News From The River

See the Latest Water Quality Monitoring Data from the FoRR Monitoring Team!

FoRR took to the river on April 8 and April 22 (Earth Day!) to monitor four sites in the Reedy River watershed:

Site #1: Reedy River just downstream of Swamp Rabbit Café (SRC)

Site #2: A small tributary of the Reedy River in Falls Park 

Site #3: Reedy River on Mauldin Road upstream of ReWa's headquarters

Site #4: Reedy River at Unity Park Auro Bridge

Sites 1 through 3 were monitored on April 22. Site 4 was monitored on April 8. Data comparisons this month for sites 1-3 will be compared to February's monitoring results as poor weather and heavy rains prohibited the FoRR Monitoring Team from sampling sites 1-3 in March. Data comparisons for site 4 (Unity Park) will be compared to data collected in March.

The pH results at all sites were consistent with levels during the last round of sampling with very little change, if any.

April’s air and water temperatures averaged 15.75°C and 13.75°C, respectively. The air temperatures increased significantly since the February sampling event for sites 1-3, and increased by only 1°C at site 4 (Unity Park) which was sampled in March. The water temperature at all sites increased by 2.5-3°C since their last sample dates. 

The E. coli bacteria results from April’s sampling events at the SRC and Mauldin Road sites both increased from February’s E. coli counts, likely due to half-inch of rain that fell within the 24 hours prior to sampling in April and the increased water and air temperatures. The Falls Park site likely did not see the same E. coli level increase as it is on a small tributary to the Reedy rather than on the Reedy itself, and as a result, is not as heavily impacted by runoff from the full Reedy drainage basin. We do not have E. coli level results for the Unity Park site in March for comparison, but the levels in April were slightly lower (33 CFU/100mL lower) than the result from February. We expect to see E. coli levels maintain slightly higher levels as the temperatures stay warm and continue to increase due to the relationship between E. coli bacteria and water temperature: The warmer the water, the higher the potential for bacterial growth.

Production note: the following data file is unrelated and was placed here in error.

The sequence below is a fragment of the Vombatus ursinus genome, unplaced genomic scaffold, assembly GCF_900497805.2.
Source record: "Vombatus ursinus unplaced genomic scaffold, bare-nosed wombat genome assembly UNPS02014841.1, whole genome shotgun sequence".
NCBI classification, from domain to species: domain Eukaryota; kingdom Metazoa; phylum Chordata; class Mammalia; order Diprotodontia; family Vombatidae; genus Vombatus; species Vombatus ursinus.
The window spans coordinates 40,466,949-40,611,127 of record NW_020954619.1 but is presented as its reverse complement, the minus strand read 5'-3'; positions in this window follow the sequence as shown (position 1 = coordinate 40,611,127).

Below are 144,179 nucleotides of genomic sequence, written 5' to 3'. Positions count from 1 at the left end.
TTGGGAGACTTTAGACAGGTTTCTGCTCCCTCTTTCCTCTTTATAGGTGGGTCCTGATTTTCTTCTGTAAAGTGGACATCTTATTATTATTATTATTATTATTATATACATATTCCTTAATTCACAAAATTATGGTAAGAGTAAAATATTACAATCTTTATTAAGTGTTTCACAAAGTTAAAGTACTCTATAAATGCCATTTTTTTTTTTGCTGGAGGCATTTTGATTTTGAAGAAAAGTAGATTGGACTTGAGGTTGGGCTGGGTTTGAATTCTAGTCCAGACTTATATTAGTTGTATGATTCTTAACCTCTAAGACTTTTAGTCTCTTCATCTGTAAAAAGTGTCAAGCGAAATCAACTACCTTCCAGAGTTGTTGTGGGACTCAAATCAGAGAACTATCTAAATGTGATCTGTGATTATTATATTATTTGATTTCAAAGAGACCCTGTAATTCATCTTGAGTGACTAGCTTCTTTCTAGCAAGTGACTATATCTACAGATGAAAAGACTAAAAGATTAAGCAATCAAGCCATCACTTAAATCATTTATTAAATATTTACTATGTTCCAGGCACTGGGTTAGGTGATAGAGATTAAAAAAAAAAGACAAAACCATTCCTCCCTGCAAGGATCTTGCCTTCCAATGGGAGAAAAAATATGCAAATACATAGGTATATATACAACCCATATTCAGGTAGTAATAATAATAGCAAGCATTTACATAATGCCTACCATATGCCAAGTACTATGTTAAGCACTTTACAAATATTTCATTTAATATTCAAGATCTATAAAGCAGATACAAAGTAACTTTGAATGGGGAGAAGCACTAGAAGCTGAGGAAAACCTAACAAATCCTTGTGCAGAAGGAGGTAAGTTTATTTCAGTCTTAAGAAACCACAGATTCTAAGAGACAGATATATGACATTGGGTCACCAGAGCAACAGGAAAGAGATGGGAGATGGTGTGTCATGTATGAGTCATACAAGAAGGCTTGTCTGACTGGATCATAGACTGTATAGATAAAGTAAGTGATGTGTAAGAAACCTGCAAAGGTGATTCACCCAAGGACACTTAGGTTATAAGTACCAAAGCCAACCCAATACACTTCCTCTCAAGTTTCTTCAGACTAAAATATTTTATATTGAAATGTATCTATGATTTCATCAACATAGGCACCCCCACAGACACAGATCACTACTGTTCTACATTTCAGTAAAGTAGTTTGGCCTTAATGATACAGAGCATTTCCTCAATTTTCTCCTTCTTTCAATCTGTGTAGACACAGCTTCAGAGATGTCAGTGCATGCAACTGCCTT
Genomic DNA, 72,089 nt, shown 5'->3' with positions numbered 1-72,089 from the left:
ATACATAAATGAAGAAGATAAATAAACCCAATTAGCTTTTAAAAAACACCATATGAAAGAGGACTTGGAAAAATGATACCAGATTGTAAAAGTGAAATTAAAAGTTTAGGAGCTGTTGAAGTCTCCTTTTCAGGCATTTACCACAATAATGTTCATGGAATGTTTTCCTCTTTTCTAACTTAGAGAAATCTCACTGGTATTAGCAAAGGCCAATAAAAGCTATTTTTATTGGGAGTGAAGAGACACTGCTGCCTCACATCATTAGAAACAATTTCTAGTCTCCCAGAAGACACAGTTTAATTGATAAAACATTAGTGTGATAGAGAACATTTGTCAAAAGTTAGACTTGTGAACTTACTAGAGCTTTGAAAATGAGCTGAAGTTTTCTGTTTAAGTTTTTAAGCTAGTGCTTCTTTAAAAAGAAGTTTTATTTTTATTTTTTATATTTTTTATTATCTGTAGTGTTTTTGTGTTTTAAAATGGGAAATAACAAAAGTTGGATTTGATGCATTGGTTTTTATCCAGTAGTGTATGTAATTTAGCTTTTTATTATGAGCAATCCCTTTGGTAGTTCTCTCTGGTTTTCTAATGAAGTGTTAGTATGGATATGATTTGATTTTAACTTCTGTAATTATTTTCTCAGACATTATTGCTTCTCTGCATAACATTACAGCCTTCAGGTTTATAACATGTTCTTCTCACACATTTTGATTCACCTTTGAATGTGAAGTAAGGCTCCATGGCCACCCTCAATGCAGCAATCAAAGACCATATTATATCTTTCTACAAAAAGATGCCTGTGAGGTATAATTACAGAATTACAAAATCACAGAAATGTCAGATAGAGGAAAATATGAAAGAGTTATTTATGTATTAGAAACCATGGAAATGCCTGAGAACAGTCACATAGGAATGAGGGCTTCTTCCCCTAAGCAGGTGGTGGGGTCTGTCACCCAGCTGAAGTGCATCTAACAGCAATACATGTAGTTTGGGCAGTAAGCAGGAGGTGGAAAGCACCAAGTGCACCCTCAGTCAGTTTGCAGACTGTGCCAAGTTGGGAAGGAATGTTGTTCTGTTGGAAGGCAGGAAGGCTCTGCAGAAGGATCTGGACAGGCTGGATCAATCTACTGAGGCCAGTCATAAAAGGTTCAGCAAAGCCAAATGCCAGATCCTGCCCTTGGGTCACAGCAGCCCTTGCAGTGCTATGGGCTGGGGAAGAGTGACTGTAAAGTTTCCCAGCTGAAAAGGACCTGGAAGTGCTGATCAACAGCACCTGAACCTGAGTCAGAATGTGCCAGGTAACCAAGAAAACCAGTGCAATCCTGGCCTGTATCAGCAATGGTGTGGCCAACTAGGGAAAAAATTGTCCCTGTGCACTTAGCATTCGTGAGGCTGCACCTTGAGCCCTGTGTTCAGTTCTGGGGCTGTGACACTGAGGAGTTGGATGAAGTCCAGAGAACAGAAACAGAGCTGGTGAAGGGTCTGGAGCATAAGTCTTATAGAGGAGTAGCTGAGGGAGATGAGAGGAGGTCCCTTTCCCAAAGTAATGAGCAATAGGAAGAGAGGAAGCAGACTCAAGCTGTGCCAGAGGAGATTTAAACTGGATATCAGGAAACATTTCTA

April’s dissolved oxygen (DO) results at all sites decreased from the last sampling event. April’s average DO level was 7.30 mg/L compared to February’s average of 8.66 mg/L. This decrease is expected due to seasonal changes in water temperature and the inverse relationship between DO and water temperature: As water temperature increases, DO levels decrease. DO levels this month ranged from 6.8 mg/L (Falls Park) to  7.8 mg/L (Unity Park). DO levels this month were typical for this time of year and much higher than the SC State Standard average of 5 mg/L.

April’s turbidity levels were all relatively consistent with the results from each sites’ last sampling event, falling within a range of 5 - 7 NTUs. The turbidity level at Unity Park was very low at only 5 NTUs. This is the lowest turbidity we’ve found at this site since we began reporting the data for that location in January 2024. The highest turbidity level in our April sampling events was only 7 NTUs, which is a low level of turbidity, meaning that the water was still very clear, despite the recent rains prior to sampling. 

April’s results and the SC state standards are included for comparison below. All results were within SC state standards. 

  • pH is a way of measuring the H+ ions in a water sample, or if the sample is acidic or basic. pH is influenced by the concentration of acids in rain, and the types of soils and bedrock present in the watershed. Ideally, rivers will have a neutral pH, or a value of 7.
  • The available dissolved oxygen (DO) in a water sample is important for fish health and life within a body of water. DO can increase in lower temperatures, turbulence in the water, photosynthesis in the stream, and diffusion from the atmosphere. DO can decrease in higher temperatures, in slow-moving and deep water, and in the presence of decaying organic matter.
  • E. coli Bacteria counts are found by incubating a water sample that was placed on a medium, then counting the number of coliform forming units. These values are higher in areas where animals are present so always remember to pick up after your pets and don't feed the geese in the park!
  • Turbidity, the cloudiness of water, is quantified with the unit of measurement “NTU,” which stands for “Nephelometric Turbidity Units”. Low NTU readings indicate clearer water and high readings indicate very turbid, or cloudy, water. NTU readings typically range from 1 to 4,000, with 1 being clear water and 4,000 having very little transparency and high turbidity (think of the cloudiness of milk). 

Sign up to join the FoRR monitoring team HERE!

Find an SC Adopt-a-Stream event near you to become certified HERE!

The FoRR Monitoring Team uses SC Adopt-a-Stream techniques and has its own monitoring kits, thanks to Ivy Salon and The Greenville Zoo Conservation Fund.

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